Make the hot water dough: In a stand mixer fitted with a dough hook attachment, combine the flour, salt and two-thirds of the boiling water. Mix on medium speed while slowly adding the remaining water until well mixed and a ball is formed and the dough is not too hot to handle, 3 to 5 minutes. Sprinkle with a little flour if it gets too wet.
On a floured surface, knead the dough until it becomes a smooth, elastic ball. Place back in the bowl and cover with a damp cloth. Allow to rest for at least 1 hour.
Make the dumpling wrappers: Working on a floured surface with floured hands, roll out the dough to form a long 'noodle', 1-inch in diameter. Cut 1/2-inch pieces and turn them over so the cut sides are facing up. Flatten with your palm and roll out thin using a rolling pin. The dumpling wrapper should end up about 3 inches in diameter.
Make the pork and ginger filling: Sprinkle the cabbage with the 1 teaspoon salt and let stand for 30 minutes. Place the cabbage on a clean dishtowel or cheesecloth and squeeze out any water. The dryer the cabbage the better. In a large bowl, thoroughly mix the cabbage with the pork, soy sauce, ginger, garlic and sesame oil and season with salt and pepper. Cook a tester to check the seasoning.
Make the dumplings: Place a small mound of filling in the middle of the wrapper. (Be very careful not to touch the edges with the filling as this will impede proper sealing of the dumplings. Nothing is worse than dumplings breaking during cooking.) Lightly brush the top half edge with water and fold the wrapper in half to form a half moon shape. Starting on one end fold/pinch the wrapper tightly together. Proceed with this fold/pinch method until the dumpling is completely sealed. There will be approximately 7 to 10 folds per dumpling. Rest the dumplings with the folded edges straight up.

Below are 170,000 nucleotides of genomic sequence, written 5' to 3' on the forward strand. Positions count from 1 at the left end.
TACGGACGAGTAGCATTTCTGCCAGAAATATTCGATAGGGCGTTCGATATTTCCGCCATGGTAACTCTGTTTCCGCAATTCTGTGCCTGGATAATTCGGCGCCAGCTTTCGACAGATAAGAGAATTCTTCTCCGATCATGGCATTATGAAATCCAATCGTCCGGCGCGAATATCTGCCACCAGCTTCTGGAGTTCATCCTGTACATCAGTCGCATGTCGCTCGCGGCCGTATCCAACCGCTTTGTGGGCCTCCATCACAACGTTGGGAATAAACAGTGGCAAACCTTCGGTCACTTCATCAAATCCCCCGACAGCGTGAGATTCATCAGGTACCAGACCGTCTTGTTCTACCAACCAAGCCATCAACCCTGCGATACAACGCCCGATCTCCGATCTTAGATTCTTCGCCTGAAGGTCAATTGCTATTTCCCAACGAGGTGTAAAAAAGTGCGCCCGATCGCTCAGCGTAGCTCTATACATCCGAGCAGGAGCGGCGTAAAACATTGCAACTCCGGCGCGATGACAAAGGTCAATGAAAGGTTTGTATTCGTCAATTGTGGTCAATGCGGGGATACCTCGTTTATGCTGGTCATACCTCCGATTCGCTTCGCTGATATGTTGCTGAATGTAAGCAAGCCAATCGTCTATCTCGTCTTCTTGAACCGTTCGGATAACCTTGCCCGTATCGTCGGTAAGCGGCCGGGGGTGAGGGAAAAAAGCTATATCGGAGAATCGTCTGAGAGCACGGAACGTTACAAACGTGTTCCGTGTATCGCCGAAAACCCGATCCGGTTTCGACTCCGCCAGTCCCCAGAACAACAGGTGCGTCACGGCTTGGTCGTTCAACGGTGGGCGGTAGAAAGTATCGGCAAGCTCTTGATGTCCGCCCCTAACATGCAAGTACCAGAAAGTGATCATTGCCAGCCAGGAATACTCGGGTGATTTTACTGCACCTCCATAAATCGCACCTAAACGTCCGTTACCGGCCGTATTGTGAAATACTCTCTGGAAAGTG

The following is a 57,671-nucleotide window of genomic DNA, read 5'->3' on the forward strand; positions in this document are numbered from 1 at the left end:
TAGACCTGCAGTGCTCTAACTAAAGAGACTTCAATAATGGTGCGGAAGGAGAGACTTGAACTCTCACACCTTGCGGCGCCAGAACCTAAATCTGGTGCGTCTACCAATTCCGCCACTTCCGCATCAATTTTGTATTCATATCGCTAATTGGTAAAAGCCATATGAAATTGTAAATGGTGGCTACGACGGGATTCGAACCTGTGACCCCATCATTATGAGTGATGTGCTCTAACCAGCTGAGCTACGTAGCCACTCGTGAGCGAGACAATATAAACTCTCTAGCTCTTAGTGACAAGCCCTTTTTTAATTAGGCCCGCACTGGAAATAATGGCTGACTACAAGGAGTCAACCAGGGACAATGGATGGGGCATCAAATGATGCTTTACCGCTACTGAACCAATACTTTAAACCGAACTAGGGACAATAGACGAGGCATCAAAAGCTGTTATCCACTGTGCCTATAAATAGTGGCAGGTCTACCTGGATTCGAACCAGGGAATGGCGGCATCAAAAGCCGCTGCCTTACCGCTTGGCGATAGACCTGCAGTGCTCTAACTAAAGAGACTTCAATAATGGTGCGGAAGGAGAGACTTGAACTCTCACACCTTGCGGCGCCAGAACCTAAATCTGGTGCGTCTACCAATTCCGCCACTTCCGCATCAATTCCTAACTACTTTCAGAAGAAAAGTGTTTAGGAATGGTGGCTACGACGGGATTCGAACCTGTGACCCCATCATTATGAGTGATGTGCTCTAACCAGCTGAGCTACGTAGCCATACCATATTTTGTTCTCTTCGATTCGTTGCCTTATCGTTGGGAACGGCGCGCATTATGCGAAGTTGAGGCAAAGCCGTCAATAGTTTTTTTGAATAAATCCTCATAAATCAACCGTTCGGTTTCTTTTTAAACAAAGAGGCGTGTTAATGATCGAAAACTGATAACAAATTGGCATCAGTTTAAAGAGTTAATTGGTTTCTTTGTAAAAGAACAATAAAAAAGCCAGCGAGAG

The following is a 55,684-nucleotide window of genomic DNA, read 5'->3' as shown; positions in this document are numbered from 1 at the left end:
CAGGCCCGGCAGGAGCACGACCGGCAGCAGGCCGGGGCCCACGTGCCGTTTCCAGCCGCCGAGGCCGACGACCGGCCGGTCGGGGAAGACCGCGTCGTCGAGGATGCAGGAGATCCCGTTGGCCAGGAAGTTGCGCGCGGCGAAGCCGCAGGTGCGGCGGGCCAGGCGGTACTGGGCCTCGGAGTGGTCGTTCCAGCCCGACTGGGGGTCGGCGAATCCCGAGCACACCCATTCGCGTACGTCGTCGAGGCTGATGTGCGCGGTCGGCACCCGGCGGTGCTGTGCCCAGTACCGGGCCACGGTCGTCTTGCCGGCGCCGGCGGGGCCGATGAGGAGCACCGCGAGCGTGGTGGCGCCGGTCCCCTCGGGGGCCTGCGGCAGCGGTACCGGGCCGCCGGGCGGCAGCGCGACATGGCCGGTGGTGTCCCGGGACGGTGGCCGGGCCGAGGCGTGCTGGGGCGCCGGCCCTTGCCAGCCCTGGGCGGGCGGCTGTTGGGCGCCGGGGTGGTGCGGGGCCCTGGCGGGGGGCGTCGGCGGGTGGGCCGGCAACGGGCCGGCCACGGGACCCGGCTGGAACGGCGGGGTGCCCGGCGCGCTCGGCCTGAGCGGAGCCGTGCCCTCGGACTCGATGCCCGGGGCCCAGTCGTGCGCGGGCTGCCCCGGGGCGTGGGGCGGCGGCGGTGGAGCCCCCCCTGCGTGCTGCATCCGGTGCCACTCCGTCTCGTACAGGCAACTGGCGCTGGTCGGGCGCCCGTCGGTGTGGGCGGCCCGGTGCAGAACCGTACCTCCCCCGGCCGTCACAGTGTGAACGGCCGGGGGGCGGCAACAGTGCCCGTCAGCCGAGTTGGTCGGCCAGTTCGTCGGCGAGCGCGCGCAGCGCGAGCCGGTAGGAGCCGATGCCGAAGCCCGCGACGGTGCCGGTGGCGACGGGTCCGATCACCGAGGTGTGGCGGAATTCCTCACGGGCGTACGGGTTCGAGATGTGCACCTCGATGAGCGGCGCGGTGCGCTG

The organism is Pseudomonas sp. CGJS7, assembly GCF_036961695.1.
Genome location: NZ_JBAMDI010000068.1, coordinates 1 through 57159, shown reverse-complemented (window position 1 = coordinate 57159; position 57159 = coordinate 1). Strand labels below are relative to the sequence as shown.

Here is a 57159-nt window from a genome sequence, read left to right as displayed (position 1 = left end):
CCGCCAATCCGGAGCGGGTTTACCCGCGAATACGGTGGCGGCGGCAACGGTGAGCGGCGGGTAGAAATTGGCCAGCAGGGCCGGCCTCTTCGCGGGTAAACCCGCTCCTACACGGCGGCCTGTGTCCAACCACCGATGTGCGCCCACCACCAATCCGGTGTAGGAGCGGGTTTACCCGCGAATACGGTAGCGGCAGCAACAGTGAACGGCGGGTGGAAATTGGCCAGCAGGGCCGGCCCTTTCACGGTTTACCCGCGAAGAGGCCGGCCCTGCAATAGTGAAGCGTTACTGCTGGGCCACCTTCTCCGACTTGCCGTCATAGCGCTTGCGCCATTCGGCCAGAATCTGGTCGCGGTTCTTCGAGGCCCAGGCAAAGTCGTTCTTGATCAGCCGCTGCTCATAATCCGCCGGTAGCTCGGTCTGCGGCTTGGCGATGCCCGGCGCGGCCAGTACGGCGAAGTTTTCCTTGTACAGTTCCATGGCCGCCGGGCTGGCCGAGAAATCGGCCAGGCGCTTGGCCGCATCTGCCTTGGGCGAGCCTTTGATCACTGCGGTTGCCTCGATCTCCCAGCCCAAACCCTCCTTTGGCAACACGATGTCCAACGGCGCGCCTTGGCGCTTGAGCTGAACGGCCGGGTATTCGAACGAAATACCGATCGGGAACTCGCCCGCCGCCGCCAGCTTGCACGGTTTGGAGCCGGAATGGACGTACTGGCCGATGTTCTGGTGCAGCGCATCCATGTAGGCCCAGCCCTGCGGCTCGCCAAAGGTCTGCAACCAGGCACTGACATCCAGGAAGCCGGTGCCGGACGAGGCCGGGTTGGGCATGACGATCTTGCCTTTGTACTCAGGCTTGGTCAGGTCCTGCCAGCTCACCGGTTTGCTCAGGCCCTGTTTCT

Cook the dumplings: In a nonstick saute pan coated well with 1 tablespoon oil, place the pot stickers flat side down, turn the heat to medium-high and cook until the bottom is browned. Have pan cover ready, add 1/4 inch of stock to the bottom of the pan and cover immediately. Be careful, the liquid will splatter! The stock will steam the pot stickers. Check them in 5 minutes as more stock may be needed. (Ideally, you add about 1/4 inch layer of liquid, depending on the size of the pan.) The trick here is that once the dumplings are firm and fully cooked the stock will evaporate and the bottoms will crisp-up again. You can listen to the point no stock is left, that is when you can take the lid off.
Make the dim sum dipper: Combining all ingredients in a small bowl and mix well. Serve with the pot stickers.